Ro machines how many filters needed GPD?

Ok so I’ve been grabbing all my water from work or buying distilled from Wal-Mart but starting to become a pain. Was wondering what everyone is using for RO machines. I have hard well water around 200 ppms. Not sure if I need 3, 4, or 5 stage. 50, or 100 gal? Im only using soil right now but plan on going to hydro within 6 months or so. Will run in my basement into a 50 gal garbage can that way when it runs over it runs right into sump pump hole/drain.

I bought this set up and love it. My well water was close to 400. There are two stages to it depending on which ID line you hook up. With your ppms you could use the 1st stage. It takes me about 5-6 hours to fill the 55 gallon barrel I store in.

You could produce a little quicker

1 Like

Important question: are you planning on ever drinking this water?

@AfgVet, 400? Wow… I wish mine was 400. Friggin 860 here!

I was all worried about my plants when I first tested our water, then I saw the numbers and said screw the plants, what about my family?

4 Likes

I normally buy all drinking water for family no matter what. We cook with our well water thats about it. It doesnt have to be drinking water but another thing I am worried about is my water pressure is pretty bad here although down the line I can buy a booster pump if needed. I had a pure 100 that was able to keep up with my 6-8 dwc buckets changing them out every 3-4 days no problem.

The reason I ask is because the filtration stages start with removal and end with addition. The goal is to remove contamination, but pure RO water, depleted of all minerals, is quite harmful to humans. Distilled water is very bad for people, unless ions have been added back to it.

If it’s just for hydroponics, does it make sense to start with a comprehensive well-water analysis? I’d want to know if the RO system should have a filter for lead. Then you can buy a filtration system based on your needs. Once you have clean water, you’re adding back ions via your fertilizers.

If local water testing is $300, you can probably skip analysis and jump right to comprehensive filtration.

2 Likes

What about the 0 water filters that take everything out? Should I get rid of it, that what we are drinking.

1 Like

Mine was 450, but they changed the purification process I am assuming because it smelled like fish for a couple days and went back to normal but now our ppms are at 250.

1 Like

@KeystoneCops I know there is science out there that supports your statement, but form a purely observational standpoint I will disagree. I have a friend who is a boxing trainer, very fit and seemingly healthy(I don’t go to his doctors appointments with him) and he has been drinking distilled water for 10 plus years as his only water source. No apparent issues.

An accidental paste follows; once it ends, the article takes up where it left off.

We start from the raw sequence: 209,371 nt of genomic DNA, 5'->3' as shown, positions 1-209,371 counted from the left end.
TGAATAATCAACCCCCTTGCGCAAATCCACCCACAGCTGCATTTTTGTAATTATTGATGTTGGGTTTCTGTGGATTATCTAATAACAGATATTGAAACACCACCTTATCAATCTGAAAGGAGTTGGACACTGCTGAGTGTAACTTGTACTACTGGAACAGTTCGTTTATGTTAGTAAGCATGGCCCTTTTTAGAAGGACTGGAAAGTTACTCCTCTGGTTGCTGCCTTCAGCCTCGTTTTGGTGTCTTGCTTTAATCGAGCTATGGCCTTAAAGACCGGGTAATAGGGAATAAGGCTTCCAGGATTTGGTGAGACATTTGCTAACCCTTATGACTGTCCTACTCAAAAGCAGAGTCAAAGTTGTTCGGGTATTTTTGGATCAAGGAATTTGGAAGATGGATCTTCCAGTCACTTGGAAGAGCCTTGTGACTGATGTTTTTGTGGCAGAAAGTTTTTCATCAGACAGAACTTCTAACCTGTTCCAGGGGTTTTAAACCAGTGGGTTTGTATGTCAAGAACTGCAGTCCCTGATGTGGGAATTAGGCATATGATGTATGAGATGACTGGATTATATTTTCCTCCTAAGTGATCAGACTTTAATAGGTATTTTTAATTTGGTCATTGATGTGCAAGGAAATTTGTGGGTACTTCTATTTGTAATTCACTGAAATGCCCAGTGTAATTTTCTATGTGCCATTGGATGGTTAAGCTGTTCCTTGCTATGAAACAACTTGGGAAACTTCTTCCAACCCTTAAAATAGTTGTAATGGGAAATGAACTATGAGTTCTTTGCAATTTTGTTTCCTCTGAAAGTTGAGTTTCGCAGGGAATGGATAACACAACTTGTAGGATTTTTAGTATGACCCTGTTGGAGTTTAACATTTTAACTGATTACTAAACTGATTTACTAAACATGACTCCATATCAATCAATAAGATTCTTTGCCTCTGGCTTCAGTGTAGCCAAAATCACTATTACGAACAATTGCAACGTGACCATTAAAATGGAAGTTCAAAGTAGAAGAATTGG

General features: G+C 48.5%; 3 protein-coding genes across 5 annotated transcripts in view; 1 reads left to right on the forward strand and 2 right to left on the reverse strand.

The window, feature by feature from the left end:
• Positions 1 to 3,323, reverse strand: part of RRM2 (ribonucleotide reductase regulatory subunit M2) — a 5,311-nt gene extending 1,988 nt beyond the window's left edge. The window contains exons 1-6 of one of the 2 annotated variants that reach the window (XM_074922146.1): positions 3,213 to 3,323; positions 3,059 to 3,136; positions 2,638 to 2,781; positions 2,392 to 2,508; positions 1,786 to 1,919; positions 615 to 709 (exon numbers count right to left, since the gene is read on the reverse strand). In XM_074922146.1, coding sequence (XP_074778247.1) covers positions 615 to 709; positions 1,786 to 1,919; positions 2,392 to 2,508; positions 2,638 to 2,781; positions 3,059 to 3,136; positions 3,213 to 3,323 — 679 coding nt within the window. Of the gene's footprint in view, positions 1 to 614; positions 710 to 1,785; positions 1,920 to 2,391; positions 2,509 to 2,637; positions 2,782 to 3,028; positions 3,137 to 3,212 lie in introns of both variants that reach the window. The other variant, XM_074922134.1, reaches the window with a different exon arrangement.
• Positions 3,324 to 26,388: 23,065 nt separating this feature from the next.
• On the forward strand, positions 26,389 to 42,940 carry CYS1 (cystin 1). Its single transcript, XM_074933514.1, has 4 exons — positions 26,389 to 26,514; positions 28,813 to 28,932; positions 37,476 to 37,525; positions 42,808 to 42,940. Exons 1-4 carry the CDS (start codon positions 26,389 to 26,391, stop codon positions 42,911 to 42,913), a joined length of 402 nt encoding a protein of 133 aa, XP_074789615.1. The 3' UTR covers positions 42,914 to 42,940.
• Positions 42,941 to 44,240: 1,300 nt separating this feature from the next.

4 Likes

There is a link between positive ions and health but I only saw it associated with being in proximity to moving water (think sitting by a creek).

200 ppm is low and if it were my water supply I don’t believe I’d bother with R/O. My water is 550 ppm (not as bad as @AAA!) so necessary here. @Not2SureYet has done grows where he blends our tap water 50/50 with R/O for about 250 ppm.

To directly answer your question though: I use the R/O Buddie:

My tap water comes out at around 8 ppm.

3 Likes

I’m not a doctor, but you should tell your physician you’re drinking RO water. My understanding is they can deplete your body of minerals (calcium in your bones, for example). I would drink bottled drinking water until I sorted this out.

2 Likes

Ok cool, so my question then is if my city water is at 250 ppms and I just want to get rid of things like lead chlorine etc do they have filters that leaves the calcium and other beneficial minerals?

2 Likes

Anecdotally, I’ve heard of people having severe health impacts after a few months of RO water. I cannot say with certitude that it’s good or bad, but we learned about osmosis in grade school Science, and I postulate that’s the action by which RO water will harm you.

3 Likes

That’s a great question. I believe if you look at GE whole house filters (non-RO) you will find examples of that, but I’m not 100% sure.

3 Likes

Cool I will look into it, thank you!!

4 Likes

I could be wrong here. But isn’t bottled water just ro for most cases. I know the machines that are out side of the stores here that fill water bottles you bring. Are just ro systems.From what I have read. Any thing under 200 is ok for our plants. In the 100 range is better. My ppms with the 50/50 water is 280 I have to use the hard water micro for my nutes. Plants grow fine this way.
I will have to check out the ro for drinking though. I use t for my coffee every day. I am reading the label on my bottled water now and i says, Processed by advanced filtration and reverse osmosis technology’s. I am going to have to look into this now that you bring it up. :grin:
Ro is recommended by most sites for using on our plants though.

1 Like

I water with my 860 PPM water without issue so far. I also alternate randomly with RO.

2 Likes

Many RO filtration units have a final filter stage that remineralizes the water. Those should be produce water that’s good to drink.

1 Like

That’s in soil, right?

If you are gonna use GH stuff it is recommended to start with R/O.

Reverse Osmosis is a method used to produce water on par with distilled. I personally would have no qualms about using R/O for my primary drinking source.

3 Likes